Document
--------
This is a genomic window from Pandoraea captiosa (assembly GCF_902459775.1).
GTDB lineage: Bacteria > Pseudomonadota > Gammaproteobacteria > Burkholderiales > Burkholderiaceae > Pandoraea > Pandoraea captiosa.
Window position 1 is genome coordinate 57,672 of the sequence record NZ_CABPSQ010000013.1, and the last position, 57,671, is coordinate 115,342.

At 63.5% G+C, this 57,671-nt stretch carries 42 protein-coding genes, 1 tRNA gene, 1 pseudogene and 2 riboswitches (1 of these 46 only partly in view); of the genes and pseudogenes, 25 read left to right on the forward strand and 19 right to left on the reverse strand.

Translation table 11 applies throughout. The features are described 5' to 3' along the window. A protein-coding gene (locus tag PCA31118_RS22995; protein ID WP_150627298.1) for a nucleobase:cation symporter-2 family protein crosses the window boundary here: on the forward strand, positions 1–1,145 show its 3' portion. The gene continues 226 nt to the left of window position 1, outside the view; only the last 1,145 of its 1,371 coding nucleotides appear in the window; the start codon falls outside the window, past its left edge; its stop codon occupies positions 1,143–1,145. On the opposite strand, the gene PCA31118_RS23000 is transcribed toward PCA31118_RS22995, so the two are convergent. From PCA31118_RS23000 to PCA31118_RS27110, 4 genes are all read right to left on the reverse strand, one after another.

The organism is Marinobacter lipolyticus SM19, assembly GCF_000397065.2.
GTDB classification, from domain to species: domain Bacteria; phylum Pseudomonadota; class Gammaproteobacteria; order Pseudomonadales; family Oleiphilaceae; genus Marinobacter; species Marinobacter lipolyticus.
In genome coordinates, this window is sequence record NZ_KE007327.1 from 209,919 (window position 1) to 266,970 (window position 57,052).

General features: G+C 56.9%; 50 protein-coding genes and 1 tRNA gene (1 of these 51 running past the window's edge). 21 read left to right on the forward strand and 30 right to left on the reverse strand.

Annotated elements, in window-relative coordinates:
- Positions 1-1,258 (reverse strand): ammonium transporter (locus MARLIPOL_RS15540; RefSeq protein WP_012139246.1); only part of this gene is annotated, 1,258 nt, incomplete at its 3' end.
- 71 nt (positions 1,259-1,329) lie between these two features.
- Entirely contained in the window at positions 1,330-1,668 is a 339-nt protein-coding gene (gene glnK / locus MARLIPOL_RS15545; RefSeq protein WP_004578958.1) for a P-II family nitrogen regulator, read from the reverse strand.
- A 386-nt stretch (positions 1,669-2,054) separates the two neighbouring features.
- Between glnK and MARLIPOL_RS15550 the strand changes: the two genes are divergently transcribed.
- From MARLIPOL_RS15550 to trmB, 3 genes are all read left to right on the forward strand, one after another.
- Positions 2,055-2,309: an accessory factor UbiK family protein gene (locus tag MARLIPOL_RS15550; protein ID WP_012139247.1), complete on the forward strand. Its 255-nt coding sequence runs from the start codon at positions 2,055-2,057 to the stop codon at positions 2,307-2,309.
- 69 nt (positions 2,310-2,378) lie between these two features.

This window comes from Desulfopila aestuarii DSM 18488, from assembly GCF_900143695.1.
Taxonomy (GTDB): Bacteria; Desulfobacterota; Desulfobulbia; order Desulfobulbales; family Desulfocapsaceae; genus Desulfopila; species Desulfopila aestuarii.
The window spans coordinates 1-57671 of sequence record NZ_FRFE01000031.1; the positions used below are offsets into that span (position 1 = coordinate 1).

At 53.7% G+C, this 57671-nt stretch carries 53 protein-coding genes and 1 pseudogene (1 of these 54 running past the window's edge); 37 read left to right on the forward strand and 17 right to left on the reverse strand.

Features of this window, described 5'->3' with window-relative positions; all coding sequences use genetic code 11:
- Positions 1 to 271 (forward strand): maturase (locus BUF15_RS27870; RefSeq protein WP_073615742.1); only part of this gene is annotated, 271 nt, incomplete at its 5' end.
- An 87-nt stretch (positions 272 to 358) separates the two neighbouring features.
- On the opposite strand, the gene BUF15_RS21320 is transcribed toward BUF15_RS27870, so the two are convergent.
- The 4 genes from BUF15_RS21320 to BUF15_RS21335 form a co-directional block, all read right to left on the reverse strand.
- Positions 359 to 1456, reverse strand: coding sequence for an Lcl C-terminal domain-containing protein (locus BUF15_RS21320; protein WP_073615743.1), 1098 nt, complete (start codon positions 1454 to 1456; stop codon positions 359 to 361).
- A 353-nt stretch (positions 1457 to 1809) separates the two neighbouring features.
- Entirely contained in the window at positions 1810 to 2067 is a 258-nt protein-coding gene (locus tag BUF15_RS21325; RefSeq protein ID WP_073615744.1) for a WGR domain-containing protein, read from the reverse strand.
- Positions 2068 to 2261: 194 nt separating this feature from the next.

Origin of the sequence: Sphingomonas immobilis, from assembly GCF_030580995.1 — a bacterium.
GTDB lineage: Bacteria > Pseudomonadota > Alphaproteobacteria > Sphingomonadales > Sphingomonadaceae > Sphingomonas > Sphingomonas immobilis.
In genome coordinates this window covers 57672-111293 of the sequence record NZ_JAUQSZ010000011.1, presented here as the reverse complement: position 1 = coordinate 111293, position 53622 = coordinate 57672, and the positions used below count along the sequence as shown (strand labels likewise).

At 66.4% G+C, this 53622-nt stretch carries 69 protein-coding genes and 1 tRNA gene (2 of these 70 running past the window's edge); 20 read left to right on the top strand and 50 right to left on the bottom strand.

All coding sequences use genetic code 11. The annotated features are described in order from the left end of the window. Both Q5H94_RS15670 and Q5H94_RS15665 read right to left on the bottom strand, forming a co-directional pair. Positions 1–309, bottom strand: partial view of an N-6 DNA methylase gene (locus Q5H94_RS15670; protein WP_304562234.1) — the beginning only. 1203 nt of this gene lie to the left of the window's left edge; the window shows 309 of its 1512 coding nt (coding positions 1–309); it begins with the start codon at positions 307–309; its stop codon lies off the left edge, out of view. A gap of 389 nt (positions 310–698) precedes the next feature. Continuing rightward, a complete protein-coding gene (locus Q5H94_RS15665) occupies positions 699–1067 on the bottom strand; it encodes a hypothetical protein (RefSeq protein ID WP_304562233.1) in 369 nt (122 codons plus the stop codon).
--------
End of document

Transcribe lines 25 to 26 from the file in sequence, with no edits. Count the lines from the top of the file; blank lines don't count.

- An 87-nt stretch (positions 272 to 358) separates the two neighbouring features.
- On the opposite strand, the gene BUF15_RS21320 is transcribed toward BUF15_RS27870, so the two are convergent.